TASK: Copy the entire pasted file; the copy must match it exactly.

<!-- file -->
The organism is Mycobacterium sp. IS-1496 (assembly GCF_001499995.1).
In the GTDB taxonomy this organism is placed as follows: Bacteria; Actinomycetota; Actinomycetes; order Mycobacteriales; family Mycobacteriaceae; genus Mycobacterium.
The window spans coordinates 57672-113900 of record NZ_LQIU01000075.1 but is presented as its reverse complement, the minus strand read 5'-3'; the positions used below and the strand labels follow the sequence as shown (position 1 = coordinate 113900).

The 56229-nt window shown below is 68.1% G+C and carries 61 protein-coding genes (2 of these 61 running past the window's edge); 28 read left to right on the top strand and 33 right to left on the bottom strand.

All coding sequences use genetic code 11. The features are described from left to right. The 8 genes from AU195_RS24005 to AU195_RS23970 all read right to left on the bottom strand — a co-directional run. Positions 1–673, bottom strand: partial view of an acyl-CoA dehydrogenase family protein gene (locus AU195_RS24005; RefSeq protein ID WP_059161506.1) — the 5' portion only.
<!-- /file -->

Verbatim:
The organism is Mycobacterium sp. IS-1496 (assembly GCF_001499995.1).
In the GTDB taxonomy this organism is placed as follows: Bacteria; Actinomycetota; Actinomycetes; order Mycobacteriales; family Mycobacteriaceae; genus Mycobacterium.
The window spans coordinates 57672-113900 of record NZ_LQIU01000075.1 but is presented as its reverse complement, the minus strand read 5'-3'; the positions used below and the strand labels follow the sequence as shown (position 1 = coordinate 113900).

The 56229-nt window shown below is 68.1% G+C and carries 61 protein-coding genes (2 of these 61 running past the window's edge); 28 read left to right on the top strand and 33 right to left on the bottom strand.

All coding sequences use genetic code 11. The features are described from left to right. The 8 genes from AU195_RS24005 to AU195_RS23970 all read right to left on the bottom strand — a co-directional run. Positions 1–673, bottom strand: partial view of an acyl-CoA dehydrogenase family protein gene (locus AU195_RS24005; RefSeq protein ID WP_059161506.1) — the 5' portion only.